Friday, December 19, 2008

Anniversaries- and Accountability

This month is more than merely the month we celebrate Christmas.

This month is also the month that marks the anniversary of the Universal Declaration of Human Rights - written in 1948, the wake of the Nazi Holocaust in hopes that clearly affirming and explaining basic human rights might help shape a more positive and peaceful future for all people.

This month is also my own anniversary, marking the day when my husband and I got married.

Many many many Christmases later, as I carefully decorate our Christmas tree it is good to look back on our years together, counting our blessings. Life has not always been easy (or fair), but we have managed to, day by day each day in turn, rise to every challenge- and survive. Good intentions help immensely- and so do compassion and empathy... and hard work.... and focusing in on the positive... and attention to detail...

Every year at least one if not more of our Christmas ornaments and decorations gets broken.

We try to fix what we can as many of our ornaments are symbols collected through out the years... symbols of ideas and people and places and times that we want to remember and cherish:

It might seem silly to have an old pair of baby socks on the tree- but those little socks have decorated our tree since one of my babies pulled them off their adorable little wiggly baby toes years and years ago.

Some of our ornaments have been more recently purchased, such as little wooden ornaments made in Palestine from Olive tree wood.

I like the idea of investing in Palestine- and investing in peace... a just and lasting peace for all people.

I also believe in investing in America- and our ideals of true liberty, justice and equality for ALL.

And I believe in investing in beauty and the arts- and poetry...encouraging the best, and the most inspiring.
Investing in Civilization

The Internet is an amazing gift- allowing us to communicate with far away family and friends- and complete strangers. What we post and the emails we exchange and forward can help open up hearts and minds- make connections & keep connections... help reaffirm human dignity and decency.... help civilization survive.

The opposite is true too... but from what I can see most reasonable and intelligent people tend to ever so politely and quietly walk away from the impossibly rude and crude and cruel and stupid and insulting and deceitful, preferring not to waste time and energy on totally negative pursuits, leaving hate mongers free to think they are winning... when really they are not.

There are countless people world wide worth listening to and learning from, and the more we reach out beyond our own small circle of friends and family to appreciate various perspectives and insights the more we enrich our entire world and our own selves, in much the same way that ancient trade routes enriched communities all along the way.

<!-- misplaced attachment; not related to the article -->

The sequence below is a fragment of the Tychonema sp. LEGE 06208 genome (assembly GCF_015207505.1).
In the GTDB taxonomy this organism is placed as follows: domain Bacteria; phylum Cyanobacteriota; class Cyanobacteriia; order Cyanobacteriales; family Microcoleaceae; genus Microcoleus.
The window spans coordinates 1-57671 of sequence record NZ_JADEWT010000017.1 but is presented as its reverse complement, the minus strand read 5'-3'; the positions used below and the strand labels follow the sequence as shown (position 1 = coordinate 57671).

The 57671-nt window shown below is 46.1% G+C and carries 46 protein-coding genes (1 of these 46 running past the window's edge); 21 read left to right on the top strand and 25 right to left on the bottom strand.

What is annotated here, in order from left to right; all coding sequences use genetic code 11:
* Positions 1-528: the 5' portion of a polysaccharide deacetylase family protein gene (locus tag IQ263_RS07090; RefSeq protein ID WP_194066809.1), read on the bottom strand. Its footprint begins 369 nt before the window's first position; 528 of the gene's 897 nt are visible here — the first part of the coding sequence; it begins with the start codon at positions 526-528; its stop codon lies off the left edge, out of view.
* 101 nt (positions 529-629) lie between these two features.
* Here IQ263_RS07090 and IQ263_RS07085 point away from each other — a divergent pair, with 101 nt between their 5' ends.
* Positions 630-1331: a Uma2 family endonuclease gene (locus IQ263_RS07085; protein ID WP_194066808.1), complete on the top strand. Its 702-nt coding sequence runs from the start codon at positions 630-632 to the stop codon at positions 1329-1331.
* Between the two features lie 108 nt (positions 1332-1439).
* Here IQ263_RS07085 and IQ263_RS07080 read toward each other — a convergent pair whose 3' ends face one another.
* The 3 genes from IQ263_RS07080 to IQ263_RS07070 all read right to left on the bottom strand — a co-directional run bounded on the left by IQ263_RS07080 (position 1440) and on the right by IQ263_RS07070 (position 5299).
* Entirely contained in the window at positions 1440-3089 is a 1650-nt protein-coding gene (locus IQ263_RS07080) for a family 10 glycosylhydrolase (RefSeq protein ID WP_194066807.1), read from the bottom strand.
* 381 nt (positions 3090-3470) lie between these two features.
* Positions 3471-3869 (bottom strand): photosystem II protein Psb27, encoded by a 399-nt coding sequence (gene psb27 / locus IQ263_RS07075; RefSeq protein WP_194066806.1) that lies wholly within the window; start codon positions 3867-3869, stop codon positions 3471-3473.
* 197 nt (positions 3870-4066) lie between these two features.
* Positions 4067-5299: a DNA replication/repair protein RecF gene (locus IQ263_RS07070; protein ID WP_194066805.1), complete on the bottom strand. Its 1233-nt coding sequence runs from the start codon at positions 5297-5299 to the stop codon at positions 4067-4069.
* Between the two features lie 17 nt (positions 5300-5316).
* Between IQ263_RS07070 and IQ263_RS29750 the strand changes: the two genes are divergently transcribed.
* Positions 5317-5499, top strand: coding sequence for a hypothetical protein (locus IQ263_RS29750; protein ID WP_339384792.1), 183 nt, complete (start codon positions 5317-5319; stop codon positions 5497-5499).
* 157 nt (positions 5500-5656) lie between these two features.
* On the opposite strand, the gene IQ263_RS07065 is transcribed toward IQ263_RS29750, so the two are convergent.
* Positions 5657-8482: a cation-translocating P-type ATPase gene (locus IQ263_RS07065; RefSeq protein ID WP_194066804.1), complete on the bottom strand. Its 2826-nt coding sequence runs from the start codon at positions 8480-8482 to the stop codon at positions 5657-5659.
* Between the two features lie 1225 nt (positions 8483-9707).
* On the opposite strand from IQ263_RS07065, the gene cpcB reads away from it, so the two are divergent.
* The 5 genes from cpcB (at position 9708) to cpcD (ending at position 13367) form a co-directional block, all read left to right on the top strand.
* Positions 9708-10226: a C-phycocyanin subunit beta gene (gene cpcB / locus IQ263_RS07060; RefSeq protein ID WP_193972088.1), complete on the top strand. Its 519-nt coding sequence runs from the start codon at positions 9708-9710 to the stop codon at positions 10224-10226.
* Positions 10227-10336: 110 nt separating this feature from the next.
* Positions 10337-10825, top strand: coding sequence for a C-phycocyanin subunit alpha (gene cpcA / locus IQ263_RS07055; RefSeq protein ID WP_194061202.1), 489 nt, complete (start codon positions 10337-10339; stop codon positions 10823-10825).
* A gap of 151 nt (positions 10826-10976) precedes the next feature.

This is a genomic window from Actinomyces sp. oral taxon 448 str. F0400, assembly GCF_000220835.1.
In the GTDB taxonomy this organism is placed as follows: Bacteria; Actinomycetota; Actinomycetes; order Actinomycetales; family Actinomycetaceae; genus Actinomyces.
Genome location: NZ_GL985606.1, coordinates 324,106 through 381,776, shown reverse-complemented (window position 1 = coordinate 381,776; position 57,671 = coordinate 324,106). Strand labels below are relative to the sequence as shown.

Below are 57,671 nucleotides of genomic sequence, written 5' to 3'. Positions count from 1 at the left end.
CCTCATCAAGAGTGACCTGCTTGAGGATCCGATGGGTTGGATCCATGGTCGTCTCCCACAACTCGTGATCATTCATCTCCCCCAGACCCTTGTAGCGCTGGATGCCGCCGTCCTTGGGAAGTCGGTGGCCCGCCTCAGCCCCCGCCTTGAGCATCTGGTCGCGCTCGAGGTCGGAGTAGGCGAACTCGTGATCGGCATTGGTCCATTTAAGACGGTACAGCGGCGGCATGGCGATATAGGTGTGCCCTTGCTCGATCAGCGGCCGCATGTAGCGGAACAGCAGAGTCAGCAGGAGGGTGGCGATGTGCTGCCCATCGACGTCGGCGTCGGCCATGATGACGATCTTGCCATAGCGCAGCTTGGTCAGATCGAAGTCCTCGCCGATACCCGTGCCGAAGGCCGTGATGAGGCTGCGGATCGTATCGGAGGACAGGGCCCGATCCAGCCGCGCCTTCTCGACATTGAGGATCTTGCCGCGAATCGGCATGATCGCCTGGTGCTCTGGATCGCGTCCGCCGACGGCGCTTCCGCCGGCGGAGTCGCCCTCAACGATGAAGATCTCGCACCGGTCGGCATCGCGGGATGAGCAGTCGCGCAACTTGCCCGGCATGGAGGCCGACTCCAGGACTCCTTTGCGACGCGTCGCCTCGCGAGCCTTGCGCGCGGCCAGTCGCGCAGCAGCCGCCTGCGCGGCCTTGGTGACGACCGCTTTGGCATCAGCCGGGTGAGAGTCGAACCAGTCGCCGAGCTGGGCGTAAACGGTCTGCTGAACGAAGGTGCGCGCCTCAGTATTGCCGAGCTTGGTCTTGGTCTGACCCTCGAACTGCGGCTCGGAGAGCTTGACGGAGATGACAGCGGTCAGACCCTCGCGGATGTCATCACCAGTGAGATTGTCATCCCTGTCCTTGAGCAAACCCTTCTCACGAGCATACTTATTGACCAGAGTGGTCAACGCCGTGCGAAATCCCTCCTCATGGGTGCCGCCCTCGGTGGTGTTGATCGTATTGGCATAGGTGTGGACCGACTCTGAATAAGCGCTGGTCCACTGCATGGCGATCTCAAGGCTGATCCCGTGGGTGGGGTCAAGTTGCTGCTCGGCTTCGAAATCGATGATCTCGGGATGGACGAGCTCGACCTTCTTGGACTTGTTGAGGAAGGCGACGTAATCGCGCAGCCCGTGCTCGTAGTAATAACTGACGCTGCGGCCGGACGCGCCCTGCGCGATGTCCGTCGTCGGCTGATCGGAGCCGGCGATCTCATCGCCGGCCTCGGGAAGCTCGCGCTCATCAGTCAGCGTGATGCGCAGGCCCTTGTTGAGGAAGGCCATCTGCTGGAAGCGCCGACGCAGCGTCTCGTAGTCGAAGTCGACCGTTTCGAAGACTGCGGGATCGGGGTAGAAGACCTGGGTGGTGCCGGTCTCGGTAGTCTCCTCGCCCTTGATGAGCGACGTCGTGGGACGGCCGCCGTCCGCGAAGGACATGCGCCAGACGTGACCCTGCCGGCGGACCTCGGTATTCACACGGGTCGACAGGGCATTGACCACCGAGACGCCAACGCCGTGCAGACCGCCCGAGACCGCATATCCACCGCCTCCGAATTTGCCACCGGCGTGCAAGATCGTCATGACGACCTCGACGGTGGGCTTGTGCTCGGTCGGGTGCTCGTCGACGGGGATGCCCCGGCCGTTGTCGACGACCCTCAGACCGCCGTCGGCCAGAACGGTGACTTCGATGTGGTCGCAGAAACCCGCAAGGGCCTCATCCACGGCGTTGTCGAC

Last week I came across a fascinating op-ed in one of my favorite newspapers, The Jordan Times, which I blogged for my notes for letters- and for inspiration for myself :

"....This phasing out of the duties of individuals meant a devolution of this dimension of human rights at a time when this complementary feature of human rights is much needed in order to attain more balance and symmetry between rights and duties of individuals" ‘Dwarfing’ the declaration by Walid M. Sadi

Duties and rights are in many ways two sides of the very same coin as we the people seek to make the world a better place for more people.

When I was growing up and my mother did some stranger a favor, they would want to repay her but she would smile and say; "It's a favor- pass it on"... and they would smile warmly in response and promise that they would. That's a treasured lesson I very much took to heart- as have many who have benefited from the kindness and generosity of others... as well as good examples... pass it on...

My mother-in-law is the queen of forwards- most of them deliciously funny- some a bit naughty... but none are intentionally cruel. Most are heartwarming and adorable- mood lifting- and entertaining. Some are simply informative. Some are hard to fathom. Many she has received from her friends and she passes them on to friends and family.

Everywhere on earth there are decent and good people quietly and gently and each in their own way being kind to and about family and friends- and strangers. That's civilization. No one person or government or religion owns it- it belongs to all of us, as one wonderfully diverse humanity learns to get along.

My advice to my own children as they learn to accept responsibility for their own choices and their own future is to make making priorities a priority. Every choice you make has ramifications, so be mindful of how you choose to spend your time- and thought-and money: